These actions end up depriving the few larger fish left of the food source they need to recover their populations.
Other contributors to overfishing and predator loss:
- Illegal, unreported and unregulated fishing (IUU).
- Consumer demand for more fish and exotic species.
- Globalization of fishing industry and markets
Ironically, fish farming (aquaculture) doesn’t solve the problem for fish as a food supply. In some cases, carnivorous species, like salmon or tuna, often require several pounds of wild fish to produce one pound of farmed fish.
What does the future hold?
The outlook is grim, unless we act soon to save our fisheries. A study of catch data published in 2006 in the journal Science predicted that if current fishing rates continue apace, all the world’s fisheries will have collapsed by the year 2048. Some researchers say that date may be even sooner since the data is hard to nail down and ocean acidification and pollution threats must be factored in.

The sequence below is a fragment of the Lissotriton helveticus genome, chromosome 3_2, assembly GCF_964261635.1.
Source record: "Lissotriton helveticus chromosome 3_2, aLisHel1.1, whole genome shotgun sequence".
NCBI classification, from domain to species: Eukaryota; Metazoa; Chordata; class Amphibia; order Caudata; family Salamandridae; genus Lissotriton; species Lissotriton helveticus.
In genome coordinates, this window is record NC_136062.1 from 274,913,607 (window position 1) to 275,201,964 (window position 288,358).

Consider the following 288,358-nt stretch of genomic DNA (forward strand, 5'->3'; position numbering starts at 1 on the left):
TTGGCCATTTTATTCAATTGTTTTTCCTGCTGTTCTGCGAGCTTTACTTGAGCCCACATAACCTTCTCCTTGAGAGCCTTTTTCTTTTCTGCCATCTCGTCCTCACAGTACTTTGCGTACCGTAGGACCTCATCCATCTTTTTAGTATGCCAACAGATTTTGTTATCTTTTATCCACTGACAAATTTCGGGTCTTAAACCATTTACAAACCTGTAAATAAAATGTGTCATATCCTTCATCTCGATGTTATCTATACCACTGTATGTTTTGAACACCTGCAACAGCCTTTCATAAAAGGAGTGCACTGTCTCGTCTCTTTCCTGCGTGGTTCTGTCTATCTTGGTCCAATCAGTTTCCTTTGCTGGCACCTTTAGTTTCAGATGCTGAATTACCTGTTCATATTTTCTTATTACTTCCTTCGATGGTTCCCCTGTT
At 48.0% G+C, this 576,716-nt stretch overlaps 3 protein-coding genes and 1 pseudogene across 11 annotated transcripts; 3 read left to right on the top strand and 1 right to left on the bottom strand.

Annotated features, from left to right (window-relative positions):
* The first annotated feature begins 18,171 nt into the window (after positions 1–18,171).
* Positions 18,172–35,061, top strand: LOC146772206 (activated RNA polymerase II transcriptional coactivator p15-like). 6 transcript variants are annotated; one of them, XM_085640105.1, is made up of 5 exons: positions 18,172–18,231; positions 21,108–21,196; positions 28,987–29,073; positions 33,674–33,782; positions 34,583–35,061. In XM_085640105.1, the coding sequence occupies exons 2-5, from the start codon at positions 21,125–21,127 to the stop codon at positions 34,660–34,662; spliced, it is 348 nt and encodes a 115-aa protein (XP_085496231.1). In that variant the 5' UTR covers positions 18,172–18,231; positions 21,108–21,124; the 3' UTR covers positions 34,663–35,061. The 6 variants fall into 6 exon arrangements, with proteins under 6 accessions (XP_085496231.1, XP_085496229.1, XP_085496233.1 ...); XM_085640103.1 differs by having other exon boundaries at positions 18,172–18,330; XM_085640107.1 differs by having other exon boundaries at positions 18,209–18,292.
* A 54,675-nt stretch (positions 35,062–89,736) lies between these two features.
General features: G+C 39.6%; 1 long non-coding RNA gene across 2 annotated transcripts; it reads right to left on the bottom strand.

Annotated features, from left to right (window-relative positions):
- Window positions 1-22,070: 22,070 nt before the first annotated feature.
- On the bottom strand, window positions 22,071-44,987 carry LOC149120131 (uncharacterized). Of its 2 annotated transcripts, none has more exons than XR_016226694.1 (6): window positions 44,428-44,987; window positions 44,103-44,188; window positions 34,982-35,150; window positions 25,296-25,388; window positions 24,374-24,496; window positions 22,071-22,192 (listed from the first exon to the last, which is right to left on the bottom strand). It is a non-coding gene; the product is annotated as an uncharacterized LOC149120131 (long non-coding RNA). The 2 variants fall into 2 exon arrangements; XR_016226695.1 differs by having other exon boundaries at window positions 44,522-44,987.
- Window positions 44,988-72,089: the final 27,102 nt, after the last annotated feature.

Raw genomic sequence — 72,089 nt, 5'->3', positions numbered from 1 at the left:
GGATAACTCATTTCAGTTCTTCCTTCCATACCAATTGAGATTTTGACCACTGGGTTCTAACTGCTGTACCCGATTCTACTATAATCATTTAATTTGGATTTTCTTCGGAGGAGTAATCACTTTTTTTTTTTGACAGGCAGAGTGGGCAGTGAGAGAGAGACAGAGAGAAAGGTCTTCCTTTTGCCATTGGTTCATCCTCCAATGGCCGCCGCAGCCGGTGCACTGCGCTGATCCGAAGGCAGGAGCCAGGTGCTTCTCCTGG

There is hope. We have seen successful fish recoveries in recent decades through concerted conservation efforts, such as red snapper in the Gulf of Mexico . Many scientists say most fish populations could be restored by reassessing safe catch limits, controlling by-catch, protecting important habitats and spawning grounds, cracking down on illegal fishing, and better monitoring and enforcement.
Several conservation organizations are working with fishers to provide incentives for sustainable fishing practices and fishing gear that helps prevent by-catch.
The restoration of our fisheries also depends on us as individuals. Get educated on where your seafood comes from and how sustainably caught! Understand that we can no longer enjoy cheap, abundant wild-caught seafood without risking further collapse of the ocean food web.
We also can help by supporting policies and programs that regulate, monitor and enforce international fishing, reduce commercial subsidies and encourage sustainable catches.